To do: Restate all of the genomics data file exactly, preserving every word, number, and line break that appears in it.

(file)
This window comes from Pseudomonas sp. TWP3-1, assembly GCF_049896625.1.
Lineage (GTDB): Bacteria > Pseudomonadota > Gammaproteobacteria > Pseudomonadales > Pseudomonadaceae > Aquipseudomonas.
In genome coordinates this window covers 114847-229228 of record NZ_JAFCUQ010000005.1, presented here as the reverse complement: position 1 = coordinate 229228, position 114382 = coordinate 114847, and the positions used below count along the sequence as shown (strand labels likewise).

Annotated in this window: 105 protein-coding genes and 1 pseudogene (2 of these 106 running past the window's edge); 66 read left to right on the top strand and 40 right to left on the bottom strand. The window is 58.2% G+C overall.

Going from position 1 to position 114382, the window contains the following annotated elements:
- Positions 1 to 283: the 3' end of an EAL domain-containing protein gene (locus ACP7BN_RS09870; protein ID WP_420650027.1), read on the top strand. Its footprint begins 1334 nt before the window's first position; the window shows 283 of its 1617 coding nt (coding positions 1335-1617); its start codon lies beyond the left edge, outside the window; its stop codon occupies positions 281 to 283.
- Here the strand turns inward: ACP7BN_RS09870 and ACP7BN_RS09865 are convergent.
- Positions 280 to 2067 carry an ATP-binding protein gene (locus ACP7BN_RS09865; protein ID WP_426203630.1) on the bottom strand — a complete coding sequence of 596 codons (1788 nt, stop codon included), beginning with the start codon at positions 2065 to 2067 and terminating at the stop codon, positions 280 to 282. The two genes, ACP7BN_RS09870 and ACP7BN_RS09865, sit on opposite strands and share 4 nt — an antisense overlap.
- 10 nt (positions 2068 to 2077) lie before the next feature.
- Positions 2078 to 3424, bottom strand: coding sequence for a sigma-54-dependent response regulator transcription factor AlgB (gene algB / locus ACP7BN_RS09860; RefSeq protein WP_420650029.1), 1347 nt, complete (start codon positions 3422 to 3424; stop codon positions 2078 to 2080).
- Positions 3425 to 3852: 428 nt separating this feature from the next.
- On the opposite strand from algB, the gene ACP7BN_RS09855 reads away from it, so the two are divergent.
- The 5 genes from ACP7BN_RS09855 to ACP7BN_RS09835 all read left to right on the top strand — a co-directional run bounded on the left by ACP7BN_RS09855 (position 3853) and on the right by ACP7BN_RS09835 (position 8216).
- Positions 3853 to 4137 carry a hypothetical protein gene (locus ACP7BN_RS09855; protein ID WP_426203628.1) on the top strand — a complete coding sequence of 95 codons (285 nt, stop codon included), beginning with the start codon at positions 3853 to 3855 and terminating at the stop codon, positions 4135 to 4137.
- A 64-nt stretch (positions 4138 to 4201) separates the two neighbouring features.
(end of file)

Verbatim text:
This window comes from Pseudomonas sp. TWP3-1, assembly GCF_049896625.1.
Lineage (GTDB): Bacteria > Pseudomonadota > Gammaproteobacteria > Pseudomonadales > Pseudomonadaceae > Aquipseudomonas.
In genome coordinates this window covers 114847-229228 of record NZ_JAFCUQ010000005.1, presented here as the reverse complement: position 1 = coordinate 229228, position 114382 = coordinate 114847, and the positions used below count along the sequence as shown (strand labels likewise).

Annotated in this window: 105 protein-coding genes and 1 pseudogene (2 of these 106 running past the window's edge); 66 read left to right on the top strand and 40 right to left on the bottom strand. The window is 58.2% G+C overall.

Going from position 1 to position 114382, the window contains the following annotated elements:
- Positions 1 to 283: the 3' end of an EAL domain-containing protein gene (locus ACP7BN_RS09870; protein ID WP_420650027.1), read on the top strand. Its footprint begins 1334 nt before the window's first position; the window shows 283 of its 1617 coding nt (coding positions 1335-1617); its start codon lies beyond the left edge, outside the window; its stop codon occupies positions 281 to 283.
- Here the strand turns inward: ACP7BN_RS09870 and ACP7BN_RS09865 are convergent.
- Positions 280 to 2067 carry an ATP-binding protein gene (locus ACP7BN_RS09865; protein ID WP_426203630.1) on the bottom strand — a complete coding sequence of 596 codons (1788 nt, stop codon included), beginning with the start codon at positions 2065 to 2067 and terminating at the stop codon, positions 280 to 282. The two genes, ACP7BN_RS09870 and ACP7BN_RS09865, sit on opposite strands and share 4 nt — an antisense overlap.
- 10 nt (positions 2068 to 2077) lie before the next feature.
- Positions 2078 to 3424, bottom strand: coding sequence for a sigma-54-dependent response regulator transcription factor AlgB (gene algB / locus ACP7BN_RS09860; RefSeq protein WP_420650029.1), 1347 nt, complete (start codon positions 3422 to 3424; stop codon positions 2078 to 2080).
- Positions 3425 to 3852: 428 nt separating this feature from the next.
- On the opposite strand from algB, the gene ACP7BN_RS09855 reads away from it, so the two are divergent.
- The 5 genes from ACP7BN_RS09855 to ACP7BN_RS09835 all read left to right on the top strand — a co-directional run bounded on the left by ACP7BN_RS09855 (position 3853) and on the right by ACP7BN_RS09835 (position 8216).
- Positions 3853 to 4137 carry a hypothetical protein gene (locus ACP7BN_RS09855; protein ID WP_426203628.1) on the top strand — a complete coding sequence of 95 codons (285 nt, stop codon included), beginning with the start codon at positions 3853 to 3855 and terminating at the stop codon, positions 4135 to 4137.
- A 64-nt stretch (positions 4138 to 4201) separates the two neighbouring features.